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What Sustains the Literalists? My Research Quest in Midrash

For the past few decades or more, I’ve developed a growing preoccupation with the midrashim that tell unusual tales and how they are commonly understood.

I can trace the beginnings of my intensified interest to one particular midrash and one particular event, perhaps eight years ago.

This midrash, from the Midrash Tanhuma, suggests a spirited and harsh dialogue between Judah and Joseph that takes place right after Benjamin is “discovered” as the thief of Joseph’s wine goblet and Joseph declares that he will take Benjamin as a slave (before he reveals himself to his brothers). In the dialogue, Joseph harshly criticizes Judah for his deception of his father and for his actions with Tamar (1).

I presented this midrash at a Friday night class I offered on behalf of a local shul, in the home of one of the shul members. I asked, rhetorically, if we should take the midrash at face value, as if it really happened, or instead treat it as allegorical or symbolic.

I answered that as I understood, this supposed dialogue did not take place, but was rather intended to be understood for its tremendous allegorical value. I based my belief on two reasons:

1) Most traditional commentators agree with the viewpoint that, after he was sold into slavery, Joseph had no contact with his family in Canaan. So he could not know about events that happened in his family after he left.

2) The tenor of the bitter exchange between Joseph and Judah in the midrash contrasts too sharply with the soon-thereafter warm rapprochement that Joseph initiates with his brothers (Bereishit 45:1-5).

At that point, two participants in the class, both respected members of the shul who frequently offer Torah classes or lectures, began to vigorously dispute my premise that the midrash was intended solely for allegorical use. The two men’s view was that the exchange between Joseph and Judah could have taken place and, absent definitive proof that it didn’t, I had to leave open the possibility that it did happen.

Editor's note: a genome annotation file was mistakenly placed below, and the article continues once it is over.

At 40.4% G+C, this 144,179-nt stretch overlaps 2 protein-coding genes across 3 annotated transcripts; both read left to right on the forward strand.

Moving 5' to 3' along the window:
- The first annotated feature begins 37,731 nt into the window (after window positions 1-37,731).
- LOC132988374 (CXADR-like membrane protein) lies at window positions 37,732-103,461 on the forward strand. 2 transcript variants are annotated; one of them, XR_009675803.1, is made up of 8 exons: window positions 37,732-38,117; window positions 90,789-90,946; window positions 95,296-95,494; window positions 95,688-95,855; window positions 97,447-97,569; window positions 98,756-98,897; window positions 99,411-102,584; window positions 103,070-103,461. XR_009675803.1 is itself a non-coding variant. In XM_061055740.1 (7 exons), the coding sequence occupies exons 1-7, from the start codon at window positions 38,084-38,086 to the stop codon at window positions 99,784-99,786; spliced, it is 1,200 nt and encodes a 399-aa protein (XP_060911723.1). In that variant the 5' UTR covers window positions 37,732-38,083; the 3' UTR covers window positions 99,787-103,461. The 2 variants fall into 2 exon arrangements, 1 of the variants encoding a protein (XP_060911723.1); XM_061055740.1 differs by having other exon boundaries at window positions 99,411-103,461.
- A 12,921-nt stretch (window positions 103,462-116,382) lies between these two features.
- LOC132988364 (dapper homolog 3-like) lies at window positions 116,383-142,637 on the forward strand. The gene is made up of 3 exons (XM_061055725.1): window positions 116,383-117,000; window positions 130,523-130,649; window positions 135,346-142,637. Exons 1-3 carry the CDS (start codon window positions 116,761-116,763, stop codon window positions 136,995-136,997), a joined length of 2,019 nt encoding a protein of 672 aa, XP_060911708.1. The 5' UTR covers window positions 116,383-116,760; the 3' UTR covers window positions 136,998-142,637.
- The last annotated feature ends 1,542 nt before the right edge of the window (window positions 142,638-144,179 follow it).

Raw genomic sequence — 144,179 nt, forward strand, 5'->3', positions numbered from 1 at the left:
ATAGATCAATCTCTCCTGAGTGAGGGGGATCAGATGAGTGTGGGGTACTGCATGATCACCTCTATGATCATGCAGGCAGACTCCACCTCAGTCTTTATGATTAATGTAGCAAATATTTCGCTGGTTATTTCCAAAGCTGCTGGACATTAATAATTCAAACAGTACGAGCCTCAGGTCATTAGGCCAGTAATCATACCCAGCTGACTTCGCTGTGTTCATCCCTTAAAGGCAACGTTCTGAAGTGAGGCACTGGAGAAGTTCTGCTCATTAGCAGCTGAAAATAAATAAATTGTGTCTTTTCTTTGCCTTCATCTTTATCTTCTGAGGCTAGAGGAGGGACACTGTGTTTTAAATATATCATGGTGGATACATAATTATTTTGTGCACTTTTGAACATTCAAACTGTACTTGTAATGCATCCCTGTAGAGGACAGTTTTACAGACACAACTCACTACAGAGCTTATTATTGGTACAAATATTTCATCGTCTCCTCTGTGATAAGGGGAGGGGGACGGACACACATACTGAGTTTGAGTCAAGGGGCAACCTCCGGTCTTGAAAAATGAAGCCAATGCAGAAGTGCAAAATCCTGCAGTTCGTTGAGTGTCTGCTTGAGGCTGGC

I had a vigorous back-and-forth with the two men for a few minutes before I pointed out that I based my view not only on my own deductions, but also on the stated view of Nehama Lebowitz, who wrote in the essay that features this midrash:

“What is the reason for this fanciful interpretation of Judah’s moving speech, this transformation of a skillfully woven emotional appeal and monologue into a bitter denunciatory dialogue? … Joseph, of course, could not have said these words. Who then is the Joseph in the midrash, who plays the role of the accuser? Our Sages wished to personify Judah’s conscience, the inner voice of remorse which plagued him at this turning of the tables.” (2)

At that point, I decided to move on with the class and we discussed other aspects of the midrash.

Yet as I thought back on the class in the days and weeks that followed, I grew more and more intrigued. How could it be that a midrash that presents obvious problems with common understandings of the Torah narrative would be seen as plausible and literally true by some very knowledgeable and learned people?

Concerned about this question, I began to explore how a few of our more respected traditional commentators regard the interpretation of midrash.